Principal Conclusions and Overall Assessment
Events before the arrest operation 3.1
The arrest operation 3.14
The casualties in the Bogside 3.27
The soldiers who shot the casualties 3.43
Why the soldiers shot the casualties 3.67
Other firing by soldiers on Bloody Sunday 3.114
The arrest of civilians 3.120
The United Kingdom and Northern Ireland Governments and the Army 4.2
Major General Ford 4.8
Brigadier MacLellan 4.13
Lieutenant Colonel Wilford 4.15
Major Loden 4.26
Lieutenant N 4.30
Lieutenant 119 4.31
Captain 200 and Sergeant INQ 441 4.32
The Northern Ireland Civil Rights Association 4.33
Chapter 1: Introduction
1.1 The object of the Inquiry was to examine the circumstances that led to loss of life in connection with the civil rights march in Londonderry on 30th January 1972. Thirteen civilians were killed by Army gunfire on the day. The day has become generally known as Bloody Sunday, which is why at the outset we called this Inquiry the Bloody Sunday Inquiry. In 1972 Lord Widgery, then the Lord Chief Justice of England, held an inquiry into these same events.
1.2 In these opening chapters of the report we provide an outline of events before and during 30th January 1972; and collect together for convenience the principal conclusions that we have reached on the events of that day. We also provide our overall assessment of what happened on Bloody Sunday. This outline, our principal conclusions and our overall assessment are based on a detailed examination and evaluation of the evidence, which can be found elsewhere in this report. These chapters should be read in conjunction with that detailed examination and evaluation, since there are many important details, including our reasons for the conclusions that we have reached, which we do not include here, in order to avoid undue repetition.
1.3 The Inquiry involved an examination of a complex set of events. In relation to the day itself, most of these events were fast moving and many occurred more or less simultaneously. In order to carry out a thorough investigation into events that have given rise to great controversy over many years, our examination necessarily involved the close consideration and analysis of a very large amount of evidence.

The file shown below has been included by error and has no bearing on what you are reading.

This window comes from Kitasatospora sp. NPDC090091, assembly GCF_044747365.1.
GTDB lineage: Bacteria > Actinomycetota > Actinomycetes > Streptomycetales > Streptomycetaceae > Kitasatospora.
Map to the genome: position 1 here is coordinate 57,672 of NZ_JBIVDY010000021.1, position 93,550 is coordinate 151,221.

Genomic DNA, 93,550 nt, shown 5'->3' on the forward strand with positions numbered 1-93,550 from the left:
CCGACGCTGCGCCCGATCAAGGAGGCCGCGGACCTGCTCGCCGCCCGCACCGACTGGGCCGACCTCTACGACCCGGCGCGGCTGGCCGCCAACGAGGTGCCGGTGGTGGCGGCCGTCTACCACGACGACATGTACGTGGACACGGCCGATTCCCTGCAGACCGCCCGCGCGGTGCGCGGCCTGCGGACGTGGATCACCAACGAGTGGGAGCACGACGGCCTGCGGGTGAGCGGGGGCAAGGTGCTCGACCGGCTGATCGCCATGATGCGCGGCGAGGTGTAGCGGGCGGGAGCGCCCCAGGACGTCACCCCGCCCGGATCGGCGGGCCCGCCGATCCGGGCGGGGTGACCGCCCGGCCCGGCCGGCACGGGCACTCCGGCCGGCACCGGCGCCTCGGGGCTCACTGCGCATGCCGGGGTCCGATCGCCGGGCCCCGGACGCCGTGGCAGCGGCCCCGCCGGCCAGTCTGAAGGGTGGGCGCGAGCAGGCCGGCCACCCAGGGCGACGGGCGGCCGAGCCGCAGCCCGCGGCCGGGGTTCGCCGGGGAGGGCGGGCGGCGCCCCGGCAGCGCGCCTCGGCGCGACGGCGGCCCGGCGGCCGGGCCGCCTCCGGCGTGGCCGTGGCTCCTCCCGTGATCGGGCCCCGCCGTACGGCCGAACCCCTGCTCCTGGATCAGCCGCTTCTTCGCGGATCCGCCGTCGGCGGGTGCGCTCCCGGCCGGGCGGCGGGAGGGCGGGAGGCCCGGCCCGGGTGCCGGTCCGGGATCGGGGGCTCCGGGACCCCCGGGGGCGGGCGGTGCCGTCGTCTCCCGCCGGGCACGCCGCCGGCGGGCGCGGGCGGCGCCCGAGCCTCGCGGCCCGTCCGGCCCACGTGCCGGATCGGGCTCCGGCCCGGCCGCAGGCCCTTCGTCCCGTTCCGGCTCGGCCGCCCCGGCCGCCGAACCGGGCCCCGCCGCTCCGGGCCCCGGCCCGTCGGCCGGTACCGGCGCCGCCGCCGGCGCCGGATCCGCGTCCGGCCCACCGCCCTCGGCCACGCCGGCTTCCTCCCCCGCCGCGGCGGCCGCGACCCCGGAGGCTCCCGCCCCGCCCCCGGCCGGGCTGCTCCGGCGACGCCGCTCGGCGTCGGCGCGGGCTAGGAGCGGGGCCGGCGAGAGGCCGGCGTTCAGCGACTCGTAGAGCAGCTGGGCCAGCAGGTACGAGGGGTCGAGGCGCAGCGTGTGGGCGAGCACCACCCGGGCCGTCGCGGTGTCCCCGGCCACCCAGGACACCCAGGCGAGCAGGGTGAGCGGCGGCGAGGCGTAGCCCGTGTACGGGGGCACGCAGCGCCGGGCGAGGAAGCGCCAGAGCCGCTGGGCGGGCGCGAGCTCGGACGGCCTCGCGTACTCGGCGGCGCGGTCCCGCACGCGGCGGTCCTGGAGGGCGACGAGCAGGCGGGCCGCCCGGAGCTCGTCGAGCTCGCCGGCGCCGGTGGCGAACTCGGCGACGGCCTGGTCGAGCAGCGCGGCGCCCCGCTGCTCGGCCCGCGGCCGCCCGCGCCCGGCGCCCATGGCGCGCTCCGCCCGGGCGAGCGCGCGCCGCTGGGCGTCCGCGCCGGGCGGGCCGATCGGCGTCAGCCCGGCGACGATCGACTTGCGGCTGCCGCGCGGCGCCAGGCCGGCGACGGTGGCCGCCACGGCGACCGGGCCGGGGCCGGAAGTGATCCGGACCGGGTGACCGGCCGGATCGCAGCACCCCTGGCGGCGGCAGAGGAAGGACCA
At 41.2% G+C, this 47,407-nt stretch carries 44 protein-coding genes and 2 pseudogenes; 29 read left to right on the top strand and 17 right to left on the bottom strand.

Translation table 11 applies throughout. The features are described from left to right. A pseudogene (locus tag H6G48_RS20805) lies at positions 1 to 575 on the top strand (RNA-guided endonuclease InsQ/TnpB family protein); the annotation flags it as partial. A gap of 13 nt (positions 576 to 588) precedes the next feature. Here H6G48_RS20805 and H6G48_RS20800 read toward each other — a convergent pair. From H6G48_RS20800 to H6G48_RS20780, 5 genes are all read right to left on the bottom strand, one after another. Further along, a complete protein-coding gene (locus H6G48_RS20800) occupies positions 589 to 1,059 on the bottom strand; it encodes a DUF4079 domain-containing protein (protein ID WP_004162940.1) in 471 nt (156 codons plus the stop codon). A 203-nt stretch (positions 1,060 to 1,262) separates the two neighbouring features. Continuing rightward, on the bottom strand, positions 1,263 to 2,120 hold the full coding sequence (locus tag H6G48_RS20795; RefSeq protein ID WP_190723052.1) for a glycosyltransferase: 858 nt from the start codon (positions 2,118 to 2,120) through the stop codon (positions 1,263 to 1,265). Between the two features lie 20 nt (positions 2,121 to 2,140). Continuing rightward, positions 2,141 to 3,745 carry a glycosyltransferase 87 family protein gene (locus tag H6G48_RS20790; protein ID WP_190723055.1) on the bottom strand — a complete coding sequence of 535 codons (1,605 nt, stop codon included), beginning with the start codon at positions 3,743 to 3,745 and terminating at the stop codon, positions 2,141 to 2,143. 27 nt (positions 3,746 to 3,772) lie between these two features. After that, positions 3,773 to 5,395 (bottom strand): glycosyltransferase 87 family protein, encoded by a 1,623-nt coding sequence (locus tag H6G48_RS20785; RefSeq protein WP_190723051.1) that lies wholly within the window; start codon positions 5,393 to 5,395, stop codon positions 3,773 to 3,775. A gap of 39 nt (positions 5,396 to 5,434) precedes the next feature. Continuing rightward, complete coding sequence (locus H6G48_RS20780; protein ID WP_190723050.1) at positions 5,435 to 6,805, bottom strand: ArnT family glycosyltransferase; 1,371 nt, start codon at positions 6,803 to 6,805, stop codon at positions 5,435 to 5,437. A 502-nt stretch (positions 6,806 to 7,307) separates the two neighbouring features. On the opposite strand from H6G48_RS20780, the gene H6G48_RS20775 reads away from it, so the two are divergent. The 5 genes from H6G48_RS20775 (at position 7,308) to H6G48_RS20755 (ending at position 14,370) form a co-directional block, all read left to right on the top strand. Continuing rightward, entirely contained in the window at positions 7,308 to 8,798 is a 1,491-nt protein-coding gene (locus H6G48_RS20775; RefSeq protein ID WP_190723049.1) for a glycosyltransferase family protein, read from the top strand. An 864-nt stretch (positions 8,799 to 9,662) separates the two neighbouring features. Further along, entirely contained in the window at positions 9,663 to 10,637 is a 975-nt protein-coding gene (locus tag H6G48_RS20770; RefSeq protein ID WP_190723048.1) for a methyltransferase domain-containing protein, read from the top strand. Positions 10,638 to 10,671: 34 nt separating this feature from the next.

1.4 In addition to those killed, people were also injured by Army gunfire on Bloody Sunday. We took the view at the outset that it would be artificial in the extreme to ignore the injured, since those shooting incidents in the main took place in the same circumstances, at the same times and in the same places as those causing fatal injuries.
1.5 We found it necessary not to confine our investigations only to what happened on the day. Without examining what led up to Bloody Sunday, it would be impossible to reach a properly informed view of what happened, let alone of why it happened. An examination of what preceded Bloody Sunday was particularly important because there had been allegations that members of the United Kingdom and Northern Ireland Governments, as well as the security forces, had so conducted themselves in the period up to Bloody Sunday that they bore a heavy responsibility for what happened on that day.
1.6 Many of the soldiers (including all those whose shots killed and injured people on Bloody Sunday) were granted anonymity at the Inquiry, after rulings by the Court of Appeal in London. We also granted other individuals anonymity, on the basis of the principles laid down by the Court of Appeal. Those granted anonymity were given ciphers in place of their names. We have preserved their anonymity in this report.
1.7 Londonderry is the second largest city in Northern Ireland. It lies in the north-west, close to the border with the country of Ireland. The River Foyle flows through the city. The area of the city with which this report is principally concerned lies on the western side of this river, as does the old walled part of the city. We show the western part of the city and certain important features as they were in 1972 in the following photograph and map.